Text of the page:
Posted on: 5/20 12:23
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Re: Ammeter
#7
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Packard Don
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The cardboard is simply an insulator and by your description it seems that the gauge is physically stuck so will need to be removed for service.

Posted on: 5/20 12:39
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Re: Ammeter
#8
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HH56
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An ammeter is basically a loop of wire between the terminals and the size of the wire depends on how much current the ammeter is designed to handle since except for the starter motor almost all other current a car uses flows thru the ammeter. The loop can be actual wire or just a stamped piece of flat brass or copper bent in such a fashion as to form a loop. Using an ohmmeter to test between terminals should read a direct short but there should be no reading between either terminal and the case. The purpose of the cardboard is to keep the bulky wire terminals from touching the case if the wires got pulled or terminals are accidentally bent.

A simple explanation on operation is that as current passes thru the loop of wire it turns it into a weak electromagnet with north and south poles. That magnetism attracts a piece of iron that is also slightly magnetized and attached to the needle. When no current is flowing the needle is kept in the middle, sometimes by gravity of the piece of iron attached to the needle and in other designs by a small hairspring. In a simple car ammeter, if the car is charging the more the current is flowing from the generator thru the ammeter to the battery the stronger the magnetic field in the loop of wire will be and the more the needle moves. If the current flows in the opposite direction such as when a discharge is occurring from the battery the same thing happens only the magnetic poles in the loop of wire are reversed so the needle moves the opposite direction.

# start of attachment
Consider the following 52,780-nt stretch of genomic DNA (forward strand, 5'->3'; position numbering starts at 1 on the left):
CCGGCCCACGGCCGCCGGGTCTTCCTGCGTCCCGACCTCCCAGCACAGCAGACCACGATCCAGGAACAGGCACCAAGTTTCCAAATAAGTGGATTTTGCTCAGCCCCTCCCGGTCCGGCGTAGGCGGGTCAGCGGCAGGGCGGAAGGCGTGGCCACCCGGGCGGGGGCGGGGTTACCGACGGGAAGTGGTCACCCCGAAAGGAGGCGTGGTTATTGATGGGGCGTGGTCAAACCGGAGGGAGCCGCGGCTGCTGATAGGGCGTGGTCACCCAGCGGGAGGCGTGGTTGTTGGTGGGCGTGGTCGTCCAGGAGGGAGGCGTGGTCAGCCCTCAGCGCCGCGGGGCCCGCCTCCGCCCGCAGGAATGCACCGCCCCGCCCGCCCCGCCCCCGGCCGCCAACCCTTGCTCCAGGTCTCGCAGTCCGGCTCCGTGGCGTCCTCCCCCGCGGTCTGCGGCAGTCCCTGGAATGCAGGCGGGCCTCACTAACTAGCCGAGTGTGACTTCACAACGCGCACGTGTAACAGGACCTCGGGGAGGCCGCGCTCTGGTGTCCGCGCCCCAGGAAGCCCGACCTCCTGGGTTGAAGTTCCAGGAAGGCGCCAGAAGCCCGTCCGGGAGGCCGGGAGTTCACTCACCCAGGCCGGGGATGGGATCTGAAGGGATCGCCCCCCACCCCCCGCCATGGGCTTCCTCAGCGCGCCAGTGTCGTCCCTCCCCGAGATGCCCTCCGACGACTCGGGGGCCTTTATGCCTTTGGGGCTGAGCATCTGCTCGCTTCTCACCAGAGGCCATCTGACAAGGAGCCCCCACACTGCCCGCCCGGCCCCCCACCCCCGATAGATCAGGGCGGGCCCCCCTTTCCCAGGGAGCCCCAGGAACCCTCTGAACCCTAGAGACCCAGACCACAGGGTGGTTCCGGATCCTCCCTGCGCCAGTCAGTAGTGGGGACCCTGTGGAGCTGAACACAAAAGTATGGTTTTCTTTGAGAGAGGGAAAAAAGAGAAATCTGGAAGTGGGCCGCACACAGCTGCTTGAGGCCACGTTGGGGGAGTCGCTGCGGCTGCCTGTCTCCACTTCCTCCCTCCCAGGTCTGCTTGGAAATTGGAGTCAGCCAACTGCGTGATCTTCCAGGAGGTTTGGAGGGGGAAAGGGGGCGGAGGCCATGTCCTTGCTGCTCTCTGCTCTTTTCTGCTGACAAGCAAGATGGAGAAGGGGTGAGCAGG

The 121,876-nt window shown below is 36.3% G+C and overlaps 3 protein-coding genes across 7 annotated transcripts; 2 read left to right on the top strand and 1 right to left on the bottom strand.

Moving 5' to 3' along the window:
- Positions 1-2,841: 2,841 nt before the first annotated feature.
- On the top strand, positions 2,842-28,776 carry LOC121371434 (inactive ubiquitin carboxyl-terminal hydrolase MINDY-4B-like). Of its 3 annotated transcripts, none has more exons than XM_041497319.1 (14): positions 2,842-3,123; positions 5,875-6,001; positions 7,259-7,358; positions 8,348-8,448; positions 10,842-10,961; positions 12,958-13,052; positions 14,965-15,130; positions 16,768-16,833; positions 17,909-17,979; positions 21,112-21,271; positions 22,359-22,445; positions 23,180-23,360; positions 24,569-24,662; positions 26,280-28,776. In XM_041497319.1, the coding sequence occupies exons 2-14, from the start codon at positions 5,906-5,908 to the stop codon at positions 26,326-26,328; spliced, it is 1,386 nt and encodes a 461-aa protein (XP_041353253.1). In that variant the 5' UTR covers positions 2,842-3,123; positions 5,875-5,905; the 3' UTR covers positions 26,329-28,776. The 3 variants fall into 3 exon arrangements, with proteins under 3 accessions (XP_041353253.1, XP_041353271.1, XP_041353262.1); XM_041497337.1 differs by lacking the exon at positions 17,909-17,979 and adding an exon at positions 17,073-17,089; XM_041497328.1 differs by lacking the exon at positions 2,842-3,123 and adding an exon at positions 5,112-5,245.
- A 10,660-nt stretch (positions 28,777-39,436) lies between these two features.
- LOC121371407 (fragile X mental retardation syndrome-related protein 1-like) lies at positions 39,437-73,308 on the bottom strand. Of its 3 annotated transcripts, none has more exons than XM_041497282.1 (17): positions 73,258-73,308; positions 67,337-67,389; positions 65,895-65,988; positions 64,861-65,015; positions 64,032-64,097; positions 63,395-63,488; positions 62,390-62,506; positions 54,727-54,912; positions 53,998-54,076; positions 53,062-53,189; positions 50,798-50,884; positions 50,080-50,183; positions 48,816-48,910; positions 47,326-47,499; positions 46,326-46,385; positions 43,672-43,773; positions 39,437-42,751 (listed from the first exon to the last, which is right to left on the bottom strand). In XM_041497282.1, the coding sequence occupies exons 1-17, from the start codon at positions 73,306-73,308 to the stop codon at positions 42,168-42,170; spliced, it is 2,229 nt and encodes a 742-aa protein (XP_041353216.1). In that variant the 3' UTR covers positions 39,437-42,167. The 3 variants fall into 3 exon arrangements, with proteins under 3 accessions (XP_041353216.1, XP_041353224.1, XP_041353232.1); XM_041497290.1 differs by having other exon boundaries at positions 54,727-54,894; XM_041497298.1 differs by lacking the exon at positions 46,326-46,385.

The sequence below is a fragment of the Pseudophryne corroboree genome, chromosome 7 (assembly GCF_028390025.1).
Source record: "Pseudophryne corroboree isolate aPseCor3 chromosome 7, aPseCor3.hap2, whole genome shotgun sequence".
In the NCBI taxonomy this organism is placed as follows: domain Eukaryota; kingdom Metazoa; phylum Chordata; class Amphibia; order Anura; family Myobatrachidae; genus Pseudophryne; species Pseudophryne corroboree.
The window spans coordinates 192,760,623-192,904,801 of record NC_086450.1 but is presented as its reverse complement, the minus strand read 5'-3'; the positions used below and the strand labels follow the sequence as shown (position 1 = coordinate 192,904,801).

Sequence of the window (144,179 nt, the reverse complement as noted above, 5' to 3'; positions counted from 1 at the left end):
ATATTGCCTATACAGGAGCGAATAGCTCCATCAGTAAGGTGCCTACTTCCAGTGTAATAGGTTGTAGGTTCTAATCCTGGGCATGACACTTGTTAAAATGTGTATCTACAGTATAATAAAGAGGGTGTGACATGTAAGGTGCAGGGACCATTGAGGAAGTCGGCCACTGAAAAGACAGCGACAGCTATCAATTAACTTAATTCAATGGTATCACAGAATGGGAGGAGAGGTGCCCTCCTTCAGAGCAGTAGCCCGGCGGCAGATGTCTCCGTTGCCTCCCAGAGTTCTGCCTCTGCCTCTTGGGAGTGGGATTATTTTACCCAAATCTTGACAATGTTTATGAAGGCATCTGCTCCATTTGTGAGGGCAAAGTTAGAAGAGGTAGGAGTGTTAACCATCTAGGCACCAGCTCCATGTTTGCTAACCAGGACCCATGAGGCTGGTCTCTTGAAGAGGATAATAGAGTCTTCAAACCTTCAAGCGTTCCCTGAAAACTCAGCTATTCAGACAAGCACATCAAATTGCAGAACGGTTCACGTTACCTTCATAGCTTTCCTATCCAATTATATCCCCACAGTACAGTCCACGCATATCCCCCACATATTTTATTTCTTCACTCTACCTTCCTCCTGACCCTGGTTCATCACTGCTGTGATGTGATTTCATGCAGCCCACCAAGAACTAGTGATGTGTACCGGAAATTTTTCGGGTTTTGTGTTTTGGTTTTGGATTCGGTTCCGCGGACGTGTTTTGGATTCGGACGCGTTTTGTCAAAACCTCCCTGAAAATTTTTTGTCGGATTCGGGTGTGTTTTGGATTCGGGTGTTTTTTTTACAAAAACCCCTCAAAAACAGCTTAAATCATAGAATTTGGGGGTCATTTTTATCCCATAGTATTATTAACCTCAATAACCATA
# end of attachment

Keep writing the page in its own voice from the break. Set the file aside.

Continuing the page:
Posted on: 5/20 14:11
Howard
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Re: Ammeter
#9
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humanpotatohybrid
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Quote:

Jimmyk wrote:
Ok thanks…I just did a continuity test with and I’m getting continuity between the two terminals…I don’t know if that’s bad or good…


I politely suggest you review what an ammeter even is and how it's wired into the car's electrical system, if the answer is not obvious.

Quote:

Jimmyk wrote:
I ran wires from both terminals and tested on battery ..there is a little spark at battery but no movement at needle..


I wouldn't do this as you can damage your ammeter or the battery, though if you just tapped it briefly it's probably fine.

To me it just sounds like the needle is stuck. I would remove it an do a careful mechanical inspection.

Posted on: 5/20 22:17
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Re: Ammeter
#10
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Jimmyk
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Ok ..I. Going to pull it today..thanks!

Posted on: 5/21 5:22